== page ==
Democracy, in my understanding, signifies “Our Father”, – the authority legitimised by the will of the people -, and “our daily bread” – the sharing of the fruits of nature and human labor. Electoral alternation does not make nor guarantee democracy.  Brazil and India, so-called democracies, are striking examples of abject poverty, exclusion, oppression and suffering.

Only those who know the reality of Cuba before 1959 know why Fidel had so much popular support, leading the Revolution to victory. The country was nicknamed the “Caribbean whorehouse”.  The mafia dominated the banking and tourism industries (there are several films about that). Havana’s main neighborhood, to this day called Vedado (forbidden) earned this name because black people were not allowed there…

The US has never accepted the fact that they lost a Cuba that was under their thumb. Hence, soon after the victory of the Sierra Maestra guerrillas, they tried to invade the island using mercenary troops. They were defeated in April 1961. The following year, President Kennedy imposed the blockade on Cuba, which is still in place today.

The island of Cuba has scarce resources. It needs to import more than 60% of the essential products the country needs. With the tightening of the blockade promoted by Trump (243 new measures still not removed by Biden) and the pandemic, which annihilated one of the country’s main sources of income, tourism, the internal situation has worsened. Cubans have had to tighten their belts. So, those who are dissatisfied with the Revolution, who gravitate in the orbit of the “American dream”, have promoted the demonstrations on Sunday, July 11th – with the “solidarity” help of the CIA, whose chief has just done a tour of the Continent, concerned with the election results in Peru and Chile.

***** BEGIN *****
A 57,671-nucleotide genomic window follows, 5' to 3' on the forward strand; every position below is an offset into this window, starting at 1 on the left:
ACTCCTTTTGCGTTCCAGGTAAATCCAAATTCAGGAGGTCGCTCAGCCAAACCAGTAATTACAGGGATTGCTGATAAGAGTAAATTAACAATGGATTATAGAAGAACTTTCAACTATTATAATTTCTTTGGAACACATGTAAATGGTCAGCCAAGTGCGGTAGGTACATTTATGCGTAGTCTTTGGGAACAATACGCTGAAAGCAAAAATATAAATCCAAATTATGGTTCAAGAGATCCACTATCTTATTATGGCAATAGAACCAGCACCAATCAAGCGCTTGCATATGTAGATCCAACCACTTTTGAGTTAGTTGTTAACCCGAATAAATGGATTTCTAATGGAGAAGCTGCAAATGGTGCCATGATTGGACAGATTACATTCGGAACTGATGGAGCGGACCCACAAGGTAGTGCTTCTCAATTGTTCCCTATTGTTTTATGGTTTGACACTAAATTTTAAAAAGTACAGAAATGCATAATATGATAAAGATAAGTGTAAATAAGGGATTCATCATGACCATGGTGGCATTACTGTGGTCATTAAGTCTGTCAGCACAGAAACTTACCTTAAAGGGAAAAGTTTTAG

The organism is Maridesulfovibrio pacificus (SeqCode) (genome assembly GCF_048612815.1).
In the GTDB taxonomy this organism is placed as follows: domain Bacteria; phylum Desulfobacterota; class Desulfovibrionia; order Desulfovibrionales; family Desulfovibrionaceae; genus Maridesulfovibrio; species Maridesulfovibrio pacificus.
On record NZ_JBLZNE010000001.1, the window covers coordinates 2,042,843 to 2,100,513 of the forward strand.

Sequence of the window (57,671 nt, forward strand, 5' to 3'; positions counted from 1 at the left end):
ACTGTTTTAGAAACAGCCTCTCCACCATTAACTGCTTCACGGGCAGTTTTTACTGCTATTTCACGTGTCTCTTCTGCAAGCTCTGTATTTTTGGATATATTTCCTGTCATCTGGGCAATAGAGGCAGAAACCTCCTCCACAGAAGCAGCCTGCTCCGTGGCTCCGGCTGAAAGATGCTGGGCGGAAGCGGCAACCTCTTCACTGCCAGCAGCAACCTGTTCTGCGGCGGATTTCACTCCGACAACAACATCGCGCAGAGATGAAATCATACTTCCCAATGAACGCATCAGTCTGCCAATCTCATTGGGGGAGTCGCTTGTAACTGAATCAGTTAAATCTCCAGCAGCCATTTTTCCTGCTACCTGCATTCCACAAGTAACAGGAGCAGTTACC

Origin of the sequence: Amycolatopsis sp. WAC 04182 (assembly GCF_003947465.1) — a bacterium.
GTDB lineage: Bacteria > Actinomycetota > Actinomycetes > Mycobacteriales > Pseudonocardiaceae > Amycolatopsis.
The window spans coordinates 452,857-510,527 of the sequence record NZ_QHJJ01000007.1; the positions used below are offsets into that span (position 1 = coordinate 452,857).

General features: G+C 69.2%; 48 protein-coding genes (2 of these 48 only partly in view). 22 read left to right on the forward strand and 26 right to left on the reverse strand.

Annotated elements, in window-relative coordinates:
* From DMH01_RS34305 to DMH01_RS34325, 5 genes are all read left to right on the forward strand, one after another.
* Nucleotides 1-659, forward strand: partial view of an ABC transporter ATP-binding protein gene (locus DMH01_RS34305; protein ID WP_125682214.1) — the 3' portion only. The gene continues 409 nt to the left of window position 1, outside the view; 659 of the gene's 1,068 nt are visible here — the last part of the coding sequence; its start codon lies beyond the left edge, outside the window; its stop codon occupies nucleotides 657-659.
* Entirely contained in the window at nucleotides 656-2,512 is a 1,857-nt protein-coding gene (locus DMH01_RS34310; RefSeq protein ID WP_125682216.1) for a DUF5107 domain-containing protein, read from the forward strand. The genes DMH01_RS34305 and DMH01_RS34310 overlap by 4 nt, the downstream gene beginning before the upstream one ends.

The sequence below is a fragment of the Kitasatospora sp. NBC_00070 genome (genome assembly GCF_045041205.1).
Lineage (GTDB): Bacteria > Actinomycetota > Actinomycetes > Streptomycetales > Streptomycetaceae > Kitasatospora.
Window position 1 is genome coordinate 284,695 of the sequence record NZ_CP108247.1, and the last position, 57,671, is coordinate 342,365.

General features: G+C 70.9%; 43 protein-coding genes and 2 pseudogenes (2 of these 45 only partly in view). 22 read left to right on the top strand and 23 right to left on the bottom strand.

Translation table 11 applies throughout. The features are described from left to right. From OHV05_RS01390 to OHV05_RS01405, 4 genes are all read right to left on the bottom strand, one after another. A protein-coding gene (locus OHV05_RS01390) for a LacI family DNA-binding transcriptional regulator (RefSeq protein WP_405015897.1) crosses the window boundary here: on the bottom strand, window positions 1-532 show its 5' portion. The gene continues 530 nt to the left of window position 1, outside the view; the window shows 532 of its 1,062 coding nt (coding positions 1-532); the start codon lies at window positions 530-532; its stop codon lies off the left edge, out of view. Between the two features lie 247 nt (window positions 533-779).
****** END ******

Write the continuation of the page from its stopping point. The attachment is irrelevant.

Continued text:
The current situation is best explained by Cuba’s president, Diaz-Canel: “The financial, economic, commercial and energy persecution has started. They (the White House) wish that an internal social convulsion is provoked in Cuba in order to set up “humanitarian missions” that can be translated as invasions and military interference.”

“We have been honest, we have been transparent, we have been clear and, at each moment, we have explained to our people the complexities of the present days. I remember that over one and a half years ago, at the start of the second semester of 2019, we had to explain that we were in a difficult situation. The USA started to intensify a series of restrictive measures, the tightening of the blockade, financial persecution against the energy sector, with the aim of choking our economy. That would cause the desired massive social unrest so that they would be able to appeal to “humanitarian” intervention, which would end in military interventions”.

“That situation continued, and then came the 243 measures (implemented by Trump to tighten the blockade) that we all know well and, finally, they decided to include Cuba in the list of countries that support terrorism. All those restrictions have led to the immediate cut to several of the country’s sources of income, like tourism, the trips of Cuban-Americans to our country and money transfers. A plan was put in place to discredit the Cuban medical brigades and Cuba’s solidarity collaborations, which earned the country a significant amount of resources.”